The heavy man stared at the shadow man, ready to laugh him off: you gave me a scare friend, but it’s alright now, huh? A part of him knew better than that, though. His nerve broke and he ran. The echoes of his own steps sounded like hundreds were now following him, and he ran faster, sweating. Elated, his car now in sight, he started to put on some extra speed, gasping.
He never found out what suddenly made him fall.
It felt less like a fall than a push from behind, though he felt no hands on his back, he was just suddenly violently propelled forward. He fell full length onto the floor, belly flopping on the smooth pavement with a loud, meaty smack. He lay stunned for a few moments, the impact having knocked the breath from him, and he gasped uselessly writhing on the ground.
Clack shuffle, clack…
The footsteps stopped, and he closed his eyes, forcing himself to breathe. Shaking, he turned over. the shadow man stood over him, still grinning his rotten grin. Unsure, but unable to think of anything else, the sweating man tosses his wallet at his attacker. The shadow man’s eyes don’t even track it as it crosses his path, and he advances.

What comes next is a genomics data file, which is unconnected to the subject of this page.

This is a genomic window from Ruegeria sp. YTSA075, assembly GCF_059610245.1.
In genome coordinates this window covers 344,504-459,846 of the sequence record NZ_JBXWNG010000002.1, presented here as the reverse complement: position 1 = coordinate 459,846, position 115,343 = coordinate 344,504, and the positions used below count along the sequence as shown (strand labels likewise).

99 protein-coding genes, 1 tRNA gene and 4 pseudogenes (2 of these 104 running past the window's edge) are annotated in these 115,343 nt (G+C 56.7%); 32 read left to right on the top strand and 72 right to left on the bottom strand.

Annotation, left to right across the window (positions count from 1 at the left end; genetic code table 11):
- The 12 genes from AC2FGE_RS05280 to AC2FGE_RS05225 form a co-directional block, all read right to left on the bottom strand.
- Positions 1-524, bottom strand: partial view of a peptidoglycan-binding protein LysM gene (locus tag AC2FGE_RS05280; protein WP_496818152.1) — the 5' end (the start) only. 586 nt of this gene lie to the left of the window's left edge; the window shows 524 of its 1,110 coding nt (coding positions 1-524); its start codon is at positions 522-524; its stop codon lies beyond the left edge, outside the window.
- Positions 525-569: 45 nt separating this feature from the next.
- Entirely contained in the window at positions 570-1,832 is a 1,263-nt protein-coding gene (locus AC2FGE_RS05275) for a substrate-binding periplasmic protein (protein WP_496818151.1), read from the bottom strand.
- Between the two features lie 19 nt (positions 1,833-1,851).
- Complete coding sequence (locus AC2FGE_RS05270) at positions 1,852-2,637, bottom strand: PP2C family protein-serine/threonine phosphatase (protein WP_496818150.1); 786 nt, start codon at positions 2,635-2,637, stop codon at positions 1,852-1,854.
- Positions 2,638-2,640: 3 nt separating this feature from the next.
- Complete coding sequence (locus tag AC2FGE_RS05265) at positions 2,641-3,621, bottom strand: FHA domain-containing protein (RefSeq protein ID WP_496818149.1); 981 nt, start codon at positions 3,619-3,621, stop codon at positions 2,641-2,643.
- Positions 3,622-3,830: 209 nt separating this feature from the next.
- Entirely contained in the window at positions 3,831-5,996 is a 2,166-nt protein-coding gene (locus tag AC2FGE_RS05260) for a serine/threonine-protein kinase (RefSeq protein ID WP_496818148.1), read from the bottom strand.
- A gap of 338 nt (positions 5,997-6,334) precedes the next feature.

He had been unable to admit it until now, but the fat man was over come with dread that was beyond what the situation warranted. His attacker could be anything, from his appearance, the patina of dirt that covered him, he appeared homeless or a druggie. But the fat man knew that this wasn’t the case. The sheer terror he felt was external, like a vapor that this being exerted. This was no mugger, no psychotic homeless. The shadow man was here for him. It was simple, like gravity, like light, It simply was. And this business man didn’t know how he knew this , but he was certain of it. Shaking heavily he tried feebly to back away, but something in the shadow man’s eyes told him that this was useless, and he stopped.
Clack shuffle, clack shuffle.
The shadow man stood over the business man, and the grin fell from his face. For a moment, there was a shade of pity in his visage, a deep, sorrowing pity, but then it was gone.
Now without grin or pity, he leaned to the business man, his face turned towards the side of the other’s face, as though he intended to kiss his cheek. He paused for a moment, then whispered “She’ll have children one day, you know? And her second son will become a great man.”
For a moment the two locked eyes, the business man’s shocked and wide, but understanding. The other’s were grey and blank as slate. Without a further word he knelt, taking a knife from the top of his worn boot. The handle was dark with oil, but the metal gleamed brightly in the pallid garage light.